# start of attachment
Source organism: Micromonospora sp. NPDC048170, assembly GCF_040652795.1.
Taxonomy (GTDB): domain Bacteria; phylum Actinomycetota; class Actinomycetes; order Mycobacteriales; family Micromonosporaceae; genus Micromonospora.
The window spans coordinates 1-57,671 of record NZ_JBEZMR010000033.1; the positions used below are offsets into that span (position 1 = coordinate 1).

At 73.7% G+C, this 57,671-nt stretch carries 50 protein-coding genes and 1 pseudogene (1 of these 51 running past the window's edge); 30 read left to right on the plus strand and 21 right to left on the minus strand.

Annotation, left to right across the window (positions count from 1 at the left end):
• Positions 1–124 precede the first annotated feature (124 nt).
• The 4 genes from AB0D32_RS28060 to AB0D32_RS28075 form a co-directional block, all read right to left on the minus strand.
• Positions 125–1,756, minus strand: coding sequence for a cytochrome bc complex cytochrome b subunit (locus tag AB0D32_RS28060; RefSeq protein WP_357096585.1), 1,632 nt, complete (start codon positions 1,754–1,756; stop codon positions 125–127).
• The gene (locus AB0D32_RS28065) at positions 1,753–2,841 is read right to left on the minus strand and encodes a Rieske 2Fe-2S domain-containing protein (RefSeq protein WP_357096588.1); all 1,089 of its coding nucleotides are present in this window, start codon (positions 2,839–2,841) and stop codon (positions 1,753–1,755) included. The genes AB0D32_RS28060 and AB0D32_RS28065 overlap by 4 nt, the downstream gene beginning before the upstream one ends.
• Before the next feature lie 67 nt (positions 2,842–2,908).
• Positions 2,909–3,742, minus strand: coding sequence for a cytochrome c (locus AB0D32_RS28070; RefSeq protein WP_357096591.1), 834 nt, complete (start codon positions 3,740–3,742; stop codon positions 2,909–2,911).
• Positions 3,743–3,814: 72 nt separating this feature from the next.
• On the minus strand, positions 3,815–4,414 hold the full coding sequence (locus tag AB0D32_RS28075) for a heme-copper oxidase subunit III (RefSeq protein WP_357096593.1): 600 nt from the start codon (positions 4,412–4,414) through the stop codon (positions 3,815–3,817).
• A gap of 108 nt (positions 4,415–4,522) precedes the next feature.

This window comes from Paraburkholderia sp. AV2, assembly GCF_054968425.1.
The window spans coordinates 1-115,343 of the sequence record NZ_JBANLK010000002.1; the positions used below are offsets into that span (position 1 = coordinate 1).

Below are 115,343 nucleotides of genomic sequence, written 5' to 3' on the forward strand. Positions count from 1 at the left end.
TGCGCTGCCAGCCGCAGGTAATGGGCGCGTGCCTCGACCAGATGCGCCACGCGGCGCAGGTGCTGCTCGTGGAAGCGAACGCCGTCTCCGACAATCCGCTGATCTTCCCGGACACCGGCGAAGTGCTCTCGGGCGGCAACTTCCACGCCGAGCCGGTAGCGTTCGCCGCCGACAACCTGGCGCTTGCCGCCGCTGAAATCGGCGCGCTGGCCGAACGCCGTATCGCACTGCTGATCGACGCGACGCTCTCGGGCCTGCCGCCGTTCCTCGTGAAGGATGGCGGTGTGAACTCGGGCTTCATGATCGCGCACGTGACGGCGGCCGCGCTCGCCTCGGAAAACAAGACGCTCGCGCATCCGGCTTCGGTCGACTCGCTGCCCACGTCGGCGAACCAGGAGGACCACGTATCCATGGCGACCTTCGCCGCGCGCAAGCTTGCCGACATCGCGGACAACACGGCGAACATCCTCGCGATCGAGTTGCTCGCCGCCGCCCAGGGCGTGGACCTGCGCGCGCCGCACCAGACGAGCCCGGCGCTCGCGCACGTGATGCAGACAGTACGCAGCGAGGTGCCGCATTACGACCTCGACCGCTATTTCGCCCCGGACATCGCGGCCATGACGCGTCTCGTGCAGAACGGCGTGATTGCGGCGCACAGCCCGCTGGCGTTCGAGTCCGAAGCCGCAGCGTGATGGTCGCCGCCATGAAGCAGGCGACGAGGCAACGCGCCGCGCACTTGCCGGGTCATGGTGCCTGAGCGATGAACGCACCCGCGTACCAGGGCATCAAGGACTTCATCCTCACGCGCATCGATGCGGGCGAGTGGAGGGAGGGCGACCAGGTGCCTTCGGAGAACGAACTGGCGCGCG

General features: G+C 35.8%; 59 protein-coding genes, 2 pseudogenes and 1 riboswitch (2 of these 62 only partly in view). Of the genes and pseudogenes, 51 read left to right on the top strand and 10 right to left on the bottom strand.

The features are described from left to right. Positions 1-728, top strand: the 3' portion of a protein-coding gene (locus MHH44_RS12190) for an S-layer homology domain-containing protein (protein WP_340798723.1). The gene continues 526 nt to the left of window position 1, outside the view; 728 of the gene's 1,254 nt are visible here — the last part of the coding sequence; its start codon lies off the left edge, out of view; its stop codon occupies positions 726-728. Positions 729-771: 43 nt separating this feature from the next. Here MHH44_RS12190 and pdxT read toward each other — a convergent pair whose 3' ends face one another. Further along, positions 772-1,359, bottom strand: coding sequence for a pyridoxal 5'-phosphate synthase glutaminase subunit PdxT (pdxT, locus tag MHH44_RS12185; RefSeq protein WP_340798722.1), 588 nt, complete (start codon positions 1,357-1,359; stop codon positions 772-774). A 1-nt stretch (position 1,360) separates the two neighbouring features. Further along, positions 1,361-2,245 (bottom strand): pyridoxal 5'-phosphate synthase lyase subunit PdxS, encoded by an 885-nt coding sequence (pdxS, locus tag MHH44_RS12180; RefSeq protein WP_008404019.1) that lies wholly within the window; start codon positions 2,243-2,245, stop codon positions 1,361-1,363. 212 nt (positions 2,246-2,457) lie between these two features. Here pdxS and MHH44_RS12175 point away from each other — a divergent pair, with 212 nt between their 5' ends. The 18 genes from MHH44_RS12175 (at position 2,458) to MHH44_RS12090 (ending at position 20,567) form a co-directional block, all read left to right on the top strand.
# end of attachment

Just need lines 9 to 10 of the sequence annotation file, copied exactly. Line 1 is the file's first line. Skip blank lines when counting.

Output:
• The gene (locus AB0D32_RS28065) at positions 1,753–2,841 is read right to left on the minus strand and encodes a Rieske 2Fe-2S domain-containing protein (RefSeq protein WP_357096588.1); all 1,089 of its coding nucleotides are present in this window, start codon (positions 2,839–2,841) and stop codon (positions 1,753–1,755) included. The genes AB0D32_RS28060 and AB0D32_RS28065 overlap by 4 nt, the downstream gene beginning before the upstream one ends.
• Before the next feature lie 67 nt (positions 2,842–2,908).